Mitchell: "Let's go back to about a week ago, January 6, Arab networks broadcast a videotape by Zawahiri condemning U.S. actions in Iraq. Just a week later, there is this strike in Pakistan. What do you make of this?"
Livingstone: "Well, I think there may well be a connection. It could be that we found the channel that he is using to get tapes out of the mountains there and to Al-Jazeera and other Arab-language networks. Obviously, the U.S. government felt it was getting very close."
Mitchell: "Neil Livingstone in Washington, thank you so much for your insight."
January 14 NBC Nightly News:
John Seigenthaler, in opening teaser: "Attack on al-Qaeda: The U.S. targets the second in command. Pakistan protests, but what really happened on the ground? Did Osama bin Laden's deputy escape?"
Seigenthaler, introducing the lead story: "Good evening, everyone. There's new information tonight on the U.S. attempt to track down and kill al-Qaeda's second in command, Ayman al-Zawahiri. An air strike demolished a house in a small village in Pakistan Friday near the Afghanistan border. While the Pakistani government has lodged a formal complaint with the U.S. over the attack, tonight it is still unclear whether Zawahiri was even in the house or whether he was killed in the attack. NBC's Pentagon correspondent Jim Miklaszewski joins us tonight with the latest. Good evening, Jim."
Jim Miklaszewski: "Good evening, John. Some Pakistani officials say Zawahiri was not killed in those American air strikes. U.S. officials say they still don't know, but insist that they had the al-Qaeda leader in their sights. Hundreds of angry demonstrators chanted anti-American slogans and set fire to offices of an American relief organization in western Pakistan today, protesting those air strikes that were aimed at al-Qaeda's number two, Ayman al-Zawahiri. As many as 18 civilians were reportedly killed in the attack on the Pakistani village near the Afghanistan border. Villagers showed off pieces of missiles, some with U.S. markings. In Islamabad, Pakistani officials lodged a protest with the U.S. embassy."
Sheikh Rashid Ahmed, Pakistani Information Minister: "We deeply regret that civilian lives have been lost in an incident in Damadola."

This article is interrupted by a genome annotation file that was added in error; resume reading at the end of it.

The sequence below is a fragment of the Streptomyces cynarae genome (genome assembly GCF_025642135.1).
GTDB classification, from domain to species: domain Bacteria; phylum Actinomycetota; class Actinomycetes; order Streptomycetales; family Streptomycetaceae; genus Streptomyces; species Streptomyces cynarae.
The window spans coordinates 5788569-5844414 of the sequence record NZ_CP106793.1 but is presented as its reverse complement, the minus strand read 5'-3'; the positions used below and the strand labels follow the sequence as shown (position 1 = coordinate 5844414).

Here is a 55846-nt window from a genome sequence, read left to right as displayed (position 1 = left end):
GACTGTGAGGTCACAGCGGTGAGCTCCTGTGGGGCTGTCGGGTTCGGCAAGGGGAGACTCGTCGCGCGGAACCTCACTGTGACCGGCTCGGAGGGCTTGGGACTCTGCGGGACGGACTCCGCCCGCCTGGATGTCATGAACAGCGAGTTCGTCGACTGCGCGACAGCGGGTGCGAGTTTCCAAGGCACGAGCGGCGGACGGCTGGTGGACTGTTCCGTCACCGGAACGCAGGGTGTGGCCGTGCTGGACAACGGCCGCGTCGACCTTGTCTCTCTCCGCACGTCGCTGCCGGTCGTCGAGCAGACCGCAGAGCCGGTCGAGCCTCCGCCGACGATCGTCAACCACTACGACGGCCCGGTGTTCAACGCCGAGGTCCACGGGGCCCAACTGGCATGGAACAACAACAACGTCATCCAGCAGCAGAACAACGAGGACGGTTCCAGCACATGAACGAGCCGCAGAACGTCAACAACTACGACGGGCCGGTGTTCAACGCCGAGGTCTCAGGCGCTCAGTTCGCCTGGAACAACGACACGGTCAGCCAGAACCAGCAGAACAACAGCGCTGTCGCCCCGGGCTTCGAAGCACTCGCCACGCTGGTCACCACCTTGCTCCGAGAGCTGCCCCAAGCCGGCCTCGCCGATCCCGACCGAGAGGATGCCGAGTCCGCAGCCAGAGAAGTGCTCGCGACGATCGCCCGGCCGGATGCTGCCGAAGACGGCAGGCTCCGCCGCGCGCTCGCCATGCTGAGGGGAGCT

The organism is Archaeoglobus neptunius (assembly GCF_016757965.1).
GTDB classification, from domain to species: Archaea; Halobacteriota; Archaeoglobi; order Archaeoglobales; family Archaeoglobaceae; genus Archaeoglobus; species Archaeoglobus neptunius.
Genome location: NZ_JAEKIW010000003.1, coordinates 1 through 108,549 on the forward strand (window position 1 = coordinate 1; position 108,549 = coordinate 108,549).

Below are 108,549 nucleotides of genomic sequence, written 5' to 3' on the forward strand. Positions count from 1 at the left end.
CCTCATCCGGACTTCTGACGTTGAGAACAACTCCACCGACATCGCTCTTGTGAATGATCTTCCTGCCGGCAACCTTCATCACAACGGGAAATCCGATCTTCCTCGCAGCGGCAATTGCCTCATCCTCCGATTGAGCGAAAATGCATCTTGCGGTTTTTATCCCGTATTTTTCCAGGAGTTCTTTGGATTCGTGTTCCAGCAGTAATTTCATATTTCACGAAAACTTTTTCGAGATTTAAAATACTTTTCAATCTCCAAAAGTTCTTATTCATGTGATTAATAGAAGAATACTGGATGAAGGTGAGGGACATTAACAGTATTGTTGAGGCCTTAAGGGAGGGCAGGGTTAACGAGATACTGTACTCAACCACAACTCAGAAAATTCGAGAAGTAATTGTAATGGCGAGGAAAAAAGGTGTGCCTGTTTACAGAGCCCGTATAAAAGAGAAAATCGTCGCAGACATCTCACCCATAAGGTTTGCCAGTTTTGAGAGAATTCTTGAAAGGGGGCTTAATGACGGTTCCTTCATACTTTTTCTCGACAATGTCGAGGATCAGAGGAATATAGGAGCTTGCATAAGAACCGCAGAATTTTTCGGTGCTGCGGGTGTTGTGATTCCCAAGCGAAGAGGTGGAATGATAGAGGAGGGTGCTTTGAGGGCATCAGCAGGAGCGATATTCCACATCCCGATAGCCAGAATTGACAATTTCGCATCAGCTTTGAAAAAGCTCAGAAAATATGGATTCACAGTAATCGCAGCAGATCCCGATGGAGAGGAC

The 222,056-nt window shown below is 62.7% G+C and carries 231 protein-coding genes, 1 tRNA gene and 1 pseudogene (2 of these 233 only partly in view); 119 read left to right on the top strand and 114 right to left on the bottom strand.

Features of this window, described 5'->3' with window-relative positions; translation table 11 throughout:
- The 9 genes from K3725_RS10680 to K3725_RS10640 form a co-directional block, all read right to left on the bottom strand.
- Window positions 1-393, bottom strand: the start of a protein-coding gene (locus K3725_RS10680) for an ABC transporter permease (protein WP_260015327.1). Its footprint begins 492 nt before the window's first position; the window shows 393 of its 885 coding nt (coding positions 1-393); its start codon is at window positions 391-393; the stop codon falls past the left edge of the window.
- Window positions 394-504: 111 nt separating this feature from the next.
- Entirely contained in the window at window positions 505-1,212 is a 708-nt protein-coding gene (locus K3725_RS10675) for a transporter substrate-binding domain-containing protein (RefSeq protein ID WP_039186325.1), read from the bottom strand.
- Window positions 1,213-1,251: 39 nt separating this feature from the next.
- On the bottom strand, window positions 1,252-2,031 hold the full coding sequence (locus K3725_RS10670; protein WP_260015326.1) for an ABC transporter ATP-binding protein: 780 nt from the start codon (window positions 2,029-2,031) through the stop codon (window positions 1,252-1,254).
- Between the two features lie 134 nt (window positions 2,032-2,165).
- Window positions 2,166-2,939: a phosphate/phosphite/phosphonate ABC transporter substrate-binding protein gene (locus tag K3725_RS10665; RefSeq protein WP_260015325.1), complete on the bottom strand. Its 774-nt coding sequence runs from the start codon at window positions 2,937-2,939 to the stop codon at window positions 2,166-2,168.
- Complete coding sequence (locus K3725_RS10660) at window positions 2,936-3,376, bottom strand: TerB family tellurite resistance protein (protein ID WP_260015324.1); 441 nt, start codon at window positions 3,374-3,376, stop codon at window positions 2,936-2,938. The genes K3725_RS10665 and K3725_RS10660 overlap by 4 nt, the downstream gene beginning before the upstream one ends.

Miklaszewski: "But U.S. officials tell NBC News the Pakistani government approved the air strikes when at least one CIA predator drone launched HELLFIRE missiles against three separate buildings in the village."
Roger Cressey, NBC News Analyst: "It's a very good example of how important Pakistan is to our fight against al-Qaeda and the hunt for bin Laden and al-Zawahiri."
Miklaszewski: "U.S. intelligence indicated that as many as five al-Qaeda leaders, including Zawahiri, were gathered here for a post-Ramadan celebration. Taliban leaders in Pakistan tell NBC News Zawahiri was here, but left just before the air strikes. But tonight, 48 hours after the attack, there's been no public denials from al-Qaeda. U.S. intelligence officials tell NBC News they've detected no telephone chatter about Zawahiri among al-Qaeda operatives. And al-Qaeda-related Web sites have had no postings to indicate whether he's dead or alive. It's been more than a year since Osama bin Laden has shown up publicly on audio or videotape. Since then, Zawahiri has taken over as al-Qaeda's man in charge. His death could deal a serious blow to the terrorist organization."
Cressey: "He had a unique combination of experience, knowledge, and as the chief propagandist, he had a role next to bin Laden that, frankly, no one else in the al-Qaeda organization does."
Miklaszewski: "Now, the CIA does have Zawahiri's DNA to compare against any possible recovered remains, but that whole process could take several days, John."